Product3

 

Learn more about the Research summary and smart filtering in the knowledge base.

 

We’re releasing these new features gradually over the next two weeks, so expect to see these changes soon. Once you’ve tried them, we’d love your feedback on what you think and how they can be improved.  Look for the “Send feedback” link at the top of the research summary section.

Best regards,

Katharine

 

There are always improvements underway, and we value your feedback on everything current, new, and upcoming. Thanks for reading, and we hope you enjoy!

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New England Family History Comes Alive with 220 Million New Records!http://blogs.ancestry.com/ancestry/2013/07/18/new-england-family-history-comes-alive-with-220-million-new-records/?utm_source=rss&utm_medium=rss&utm_campaign=new-england-family-history-comes-alive-with-220-million-new-records http://blogs.ancestry.com/ancestry/2013/07/18/new-england-family-history-comes-alive-with-220-million-new-records/#comments Thu, 18 Jul 2013 20:58:53 +0000 Pam Velazquez http://blogs.ancestry.com/ancestry/?p=10852 Read more]]> We are very excited to announce we have added more than 220 million historical New England records to our existing database creating the most comprehensive collection of New England records available online!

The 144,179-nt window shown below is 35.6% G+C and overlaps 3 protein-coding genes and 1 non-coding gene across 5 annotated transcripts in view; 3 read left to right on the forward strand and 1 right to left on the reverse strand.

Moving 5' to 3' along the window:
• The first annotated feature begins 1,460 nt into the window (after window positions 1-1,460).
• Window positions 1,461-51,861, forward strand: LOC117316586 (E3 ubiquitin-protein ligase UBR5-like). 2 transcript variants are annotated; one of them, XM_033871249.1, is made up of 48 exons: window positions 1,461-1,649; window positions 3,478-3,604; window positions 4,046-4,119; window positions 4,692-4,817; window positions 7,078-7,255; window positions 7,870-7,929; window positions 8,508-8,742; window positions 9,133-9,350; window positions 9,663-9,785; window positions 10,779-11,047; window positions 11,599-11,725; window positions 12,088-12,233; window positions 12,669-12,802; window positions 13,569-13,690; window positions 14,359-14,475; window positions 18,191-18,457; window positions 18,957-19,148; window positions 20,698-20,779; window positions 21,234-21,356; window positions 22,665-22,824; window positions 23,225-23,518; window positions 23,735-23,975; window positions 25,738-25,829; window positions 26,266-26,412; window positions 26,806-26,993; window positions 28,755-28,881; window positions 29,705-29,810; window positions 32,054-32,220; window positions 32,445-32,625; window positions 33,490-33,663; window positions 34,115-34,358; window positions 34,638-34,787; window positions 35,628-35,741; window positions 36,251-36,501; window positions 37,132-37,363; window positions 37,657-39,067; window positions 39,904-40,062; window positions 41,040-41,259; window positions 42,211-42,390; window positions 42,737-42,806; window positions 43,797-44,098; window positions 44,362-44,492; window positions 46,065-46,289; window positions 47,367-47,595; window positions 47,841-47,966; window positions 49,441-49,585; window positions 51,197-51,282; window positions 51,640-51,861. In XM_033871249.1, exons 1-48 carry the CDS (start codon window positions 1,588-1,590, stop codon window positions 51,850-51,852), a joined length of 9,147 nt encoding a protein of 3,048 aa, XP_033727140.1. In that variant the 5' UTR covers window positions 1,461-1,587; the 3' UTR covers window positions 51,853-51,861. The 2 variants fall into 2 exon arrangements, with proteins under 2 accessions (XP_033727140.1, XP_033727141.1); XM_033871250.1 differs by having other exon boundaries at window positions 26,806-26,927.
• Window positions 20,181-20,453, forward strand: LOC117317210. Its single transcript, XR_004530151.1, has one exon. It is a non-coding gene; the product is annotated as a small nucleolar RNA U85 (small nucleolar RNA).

Included in the new collections are birth, marriage and death records for hundreds of millions of residents in Massachusetts, Connecticut, Maine, New Hampshire, Rhode Island and Vermont, as well as images, diaries and articles from Colonial times to the 1980s.